Background: There is a paucity of data in the literature documenting the functional outcomes for patients who have been managed with a dorsal plate because of a distal radial fracture. The purpose of the present study was to determine the functional outcome and complications following dorsal plating for dorsally displaced, unstable fractures of the distal part of the radius.
Methods: The records of all patients who had been managed at our institution with dorsal plating because of a comminuted, dorsally displaced fracture of the distal part of the radius were reviewed. Patients with less than twelve months of follow-up were excluded from the study. Outcomes were evaluated at the time of the latest follow-up with use of the Disabilities of the Arm, Shoulder and Hand (DASH) questionnaire and the Gartland and Werley scoring system.
Results: Twenty-eight patients (nineteen women and nine men) with a mean age of forty-two years formed the basis of the study. The mean duration of follow-up was twenty-one months. Nineteen patients had been treated with a Synthes p plate, and nine had been treated with a low-profile plate. There were no instances of loss of reduction, malunion, or nonunion. The mean score on the DASH questionnaire was 14.5 points. All patients had an excellent (nineteen patients) or good (nine patients) result according to the scoring system of Gartland and Werley. Nine patients had postoperative complications requiring repeat surgical treatment for hardware removal or extensor tendon reconstruction. All nine reoperations were performed in patients who had been treated with a Synthes p plate, while none were performed in patients who had been treated with a low-profile plate (p < 0.025). Four complications occurred in patients who had been treated with a titanium plate, and five complications occurred in patients who had been treated with a stainless-steel plate (p = 0.71).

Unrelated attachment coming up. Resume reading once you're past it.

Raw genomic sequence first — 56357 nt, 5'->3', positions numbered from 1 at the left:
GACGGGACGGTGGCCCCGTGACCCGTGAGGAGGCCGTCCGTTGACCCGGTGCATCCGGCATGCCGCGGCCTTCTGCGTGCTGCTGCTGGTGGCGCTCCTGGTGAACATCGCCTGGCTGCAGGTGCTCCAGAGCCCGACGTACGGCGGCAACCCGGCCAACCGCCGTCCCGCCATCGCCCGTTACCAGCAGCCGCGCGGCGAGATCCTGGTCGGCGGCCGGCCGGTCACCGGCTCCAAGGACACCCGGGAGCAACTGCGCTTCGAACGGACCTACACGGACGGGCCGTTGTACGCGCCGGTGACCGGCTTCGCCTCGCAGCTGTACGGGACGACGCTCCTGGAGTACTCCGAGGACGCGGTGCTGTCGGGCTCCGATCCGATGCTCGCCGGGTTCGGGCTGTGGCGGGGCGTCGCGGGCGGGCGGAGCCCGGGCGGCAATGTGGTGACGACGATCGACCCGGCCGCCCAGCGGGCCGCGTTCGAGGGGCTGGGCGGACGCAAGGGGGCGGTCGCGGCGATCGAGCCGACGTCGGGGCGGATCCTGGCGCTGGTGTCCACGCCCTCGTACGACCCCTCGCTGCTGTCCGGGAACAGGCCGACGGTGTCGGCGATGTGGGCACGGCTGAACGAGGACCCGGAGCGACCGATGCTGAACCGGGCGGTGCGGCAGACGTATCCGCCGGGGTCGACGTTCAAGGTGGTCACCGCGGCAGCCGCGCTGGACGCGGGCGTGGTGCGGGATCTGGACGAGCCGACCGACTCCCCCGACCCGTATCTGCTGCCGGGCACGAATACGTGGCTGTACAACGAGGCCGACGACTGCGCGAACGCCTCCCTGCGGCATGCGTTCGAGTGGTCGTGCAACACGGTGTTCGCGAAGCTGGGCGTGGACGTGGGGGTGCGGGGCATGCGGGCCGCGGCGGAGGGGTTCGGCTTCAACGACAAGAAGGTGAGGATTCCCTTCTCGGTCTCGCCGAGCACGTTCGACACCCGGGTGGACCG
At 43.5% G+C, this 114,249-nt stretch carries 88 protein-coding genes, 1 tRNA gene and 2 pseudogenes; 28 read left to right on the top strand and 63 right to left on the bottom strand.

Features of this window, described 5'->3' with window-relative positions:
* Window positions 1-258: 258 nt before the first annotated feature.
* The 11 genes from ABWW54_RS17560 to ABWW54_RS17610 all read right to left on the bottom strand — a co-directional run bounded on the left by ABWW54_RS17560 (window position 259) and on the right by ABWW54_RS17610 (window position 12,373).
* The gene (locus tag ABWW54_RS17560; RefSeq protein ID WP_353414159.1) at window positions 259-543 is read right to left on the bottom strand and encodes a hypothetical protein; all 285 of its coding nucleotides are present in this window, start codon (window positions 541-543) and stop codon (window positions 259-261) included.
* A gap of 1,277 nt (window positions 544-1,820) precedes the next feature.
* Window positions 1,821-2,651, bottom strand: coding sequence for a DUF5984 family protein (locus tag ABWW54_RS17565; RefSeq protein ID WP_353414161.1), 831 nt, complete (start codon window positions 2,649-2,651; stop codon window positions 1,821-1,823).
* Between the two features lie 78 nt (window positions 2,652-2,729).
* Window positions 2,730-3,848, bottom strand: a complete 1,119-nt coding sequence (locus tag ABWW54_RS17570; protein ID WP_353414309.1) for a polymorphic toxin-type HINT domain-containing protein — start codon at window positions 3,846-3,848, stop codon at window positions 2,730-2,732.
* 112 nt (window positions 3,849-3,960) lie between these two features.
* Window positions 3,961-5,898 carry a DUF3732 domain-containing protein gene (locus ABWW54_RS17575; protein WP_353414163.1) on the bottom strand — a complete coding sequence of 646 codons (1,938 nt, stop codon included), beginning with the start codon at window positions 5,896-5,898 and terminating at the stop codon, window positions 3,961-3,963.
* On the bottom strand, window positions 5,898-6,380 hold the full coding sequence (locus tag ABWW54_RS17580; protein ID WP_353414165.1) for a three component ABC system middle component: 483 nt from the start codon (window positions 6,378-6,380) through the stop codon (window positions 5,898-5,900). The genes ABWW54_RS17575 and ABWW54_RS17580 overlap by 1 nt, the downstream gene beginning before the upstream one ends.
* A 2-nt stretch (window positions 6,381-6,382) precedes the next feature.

Conclusions: Patients in whom a dorsally displaced distal radial fracture is treated with a titanium or stainless-steel Synthes p plate have a significantly increased risk of complications compared with those in whom such a fracture is treated with a low-profile plate. Regardless of the type of plate used, all of the patients in the present study had a good or excellent long-term functional outcome.
Level of Evidence: Therapeutic study, Level III-2 (retrospective cohort study). See Instructions to Authors for a complete description of levels of evidence.